The rainy season has arrived in Bangladesh. This means an average of 3000 mm of rainfall for the period from the end of May to the end of September. Add to that regular hurricane-strength storms, called cyclones. Even in normal conditions this poses a great threat for the safety of the population and the infrastructure. But conditions are not normal.
Since August 2017 the 230,000 people living in Bangladesh’s southeastern region were joined by over 800,000 Rohingya refugees. Thick forest was cut down to clear space for refugee camps and to provide firewood, increasing the risk of landslides and flooding.
There are emergency shelters for the local population. But since these aren’t big enough for the refugees, the Rohingya are not allowed to seek safety there. Some of the refugees will be relocated to safer regions where they can live in safe tents or simple shacks. Preparations for this have been going on for a while: Hills have been levelled and made ready to accommodate these new camps. Relief agencies are already distributing vouchers for tools and materials that will enable individual families to prepare their shelters for the storm.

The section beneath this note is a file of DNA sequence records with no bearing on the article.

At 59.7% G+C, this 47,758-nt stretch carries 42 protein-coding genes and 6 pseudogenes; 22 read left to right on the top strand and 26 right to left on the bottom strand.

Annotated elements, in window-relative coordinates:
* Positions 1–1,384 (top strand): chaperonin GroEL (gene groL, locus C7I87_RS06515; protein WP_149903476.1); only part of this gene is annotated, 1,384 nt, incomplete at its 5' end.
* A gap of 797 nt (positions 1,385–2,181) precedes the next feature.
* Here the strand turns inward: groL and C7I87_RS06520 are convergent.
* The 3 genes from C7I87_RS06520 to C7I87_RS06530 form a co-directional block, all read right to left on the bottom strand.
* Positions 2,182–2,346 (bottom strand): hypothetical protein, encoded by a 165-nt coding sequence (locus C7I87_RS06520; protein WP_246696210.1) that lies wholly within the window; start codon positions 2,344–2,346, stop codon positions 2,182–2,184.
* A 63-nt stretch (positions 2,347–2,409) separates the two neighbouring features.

Even though all of this has been well-planned and carefully executed, there is a serious problem. Each area in the refugee camp has an overseer. These overseers are often corrupt, and want to decide by themselves who receives help. Anyone who they don’t like won’t be given anything. In this way most Rohingya believers never get a voucher in the first place.
- That no one will be killed by floods, storms or landslides.
- That everyone who needs a stormproof shelter actually gets one and that they will be finished on time.
- That the overseers act justly.
- That relief agencies control how their plans are executed.
- That refugees seek shelter in a relationship with God and develop a hunger for getting to know him.